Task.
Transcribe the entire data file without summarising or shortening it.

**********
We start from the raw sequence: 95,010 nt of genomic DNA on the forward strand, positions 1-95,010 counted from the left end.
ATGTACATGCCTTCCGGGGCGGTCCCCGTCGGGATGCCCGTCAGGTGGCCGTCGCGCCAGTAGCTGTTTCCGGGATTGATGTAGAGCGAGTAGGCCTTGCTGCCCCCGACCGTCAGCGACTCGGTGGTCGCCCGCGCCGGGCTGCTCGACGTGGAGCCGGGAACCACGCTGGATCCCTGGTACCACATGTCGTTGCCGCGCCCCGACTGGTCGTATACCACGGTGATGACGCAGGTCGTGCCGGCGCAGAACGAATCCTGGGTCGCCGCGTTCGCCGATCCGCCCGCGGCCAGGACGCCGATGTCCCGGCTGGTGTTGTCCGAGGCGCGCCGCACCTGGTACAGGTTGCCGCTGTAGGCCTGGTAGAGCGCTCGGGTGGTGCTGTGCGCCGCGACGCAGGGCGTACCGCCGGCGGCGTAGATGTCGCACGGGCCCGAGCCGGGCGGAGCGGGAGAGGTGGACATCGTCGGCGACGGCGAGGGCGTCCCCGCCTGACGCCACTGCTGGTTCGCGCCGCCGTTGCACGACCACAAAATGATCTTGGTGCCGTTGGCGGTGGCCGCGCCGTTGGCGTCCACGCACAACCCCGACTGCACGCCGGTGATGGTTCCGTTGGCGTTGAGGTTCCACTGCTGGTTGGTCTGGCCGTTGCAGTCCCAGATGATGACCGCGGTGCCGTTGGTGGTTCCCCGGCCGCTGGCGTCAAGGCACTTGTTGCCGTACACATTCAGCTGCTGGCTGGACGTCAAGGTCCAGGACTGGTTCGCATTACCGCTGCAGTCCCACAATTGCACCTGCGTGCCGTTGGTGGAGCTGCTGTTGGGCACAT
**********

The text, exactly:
We start from the raw sequence: 95,010 nt of genomic DNA on the forward strand, positions 1-95,010 counted from the left end.
ATGTACATGCCTTCCGGGGCGGTCCCCGTCGGGATGCCCGTCAGGTGGCCGTCGCGCCAGTAGCTGTTTCCGGGATTGATGTAGAGCGAGTAGGCCTTGCTGCCCCCGACCGTCAGCGACTCGGTGGTCGCCCGCGCCGGGCTGCTCGACGTGGAGCCGGGAACCACGCTGGATCCCTGGTACCACATGTCGTTGCCGCGCCCCGACTGGTCGTATACCACGGTGATGACGCAGGTCGTGCCGGCGCAGAACGAATCCTGGGTCGCCGCGTTCGCCGATCCGCCCGCGGCCAGGACGCCGATGTCCCGGCTGGTGTTGTCCGAGGCGCGCCGCACCTGGTACAGGTTGCCGCTGTAGGCCTGGTAGAGCGCTCGGGTGGTGCTGTGCGCCGCGACGCAGGGCGTACCGCCGGCGGCGTAGATGTCGCACGGGCCCGAGCCGGGCGGAGCGGGAGAGGTGGACATCGTCGGCGACGGCGAGGGCGTCCCCGCCTGACGCCACTGCTGGTTCGCGCCGCCGTTGCACGACCACAAAATGATCTTGGTGCCGTTGGCGGTGGCCGCGCCGTTGGCGTCCACGCACAACCCCGACTGCACGCCGGTGATGGTTCCGTTGGCGTTGAGGTTCCACTGCTGGTTGGTCTGGCCGTTGCAGTCCCAGATGATGACCGCGGTGCCGTTGGTGGTTCCCCGGCCGCTGGCGTCAAGGCACTTGTTGCCGTACACATTCAGCTGCTGGCTGGACGTCAAGGTCCAGGACTGGTTCGCATTACCGCTGCAGTCCCACAATTGCACCTGCGTGCCGTTGGTGGAGCTGCTGTTGGGCACAT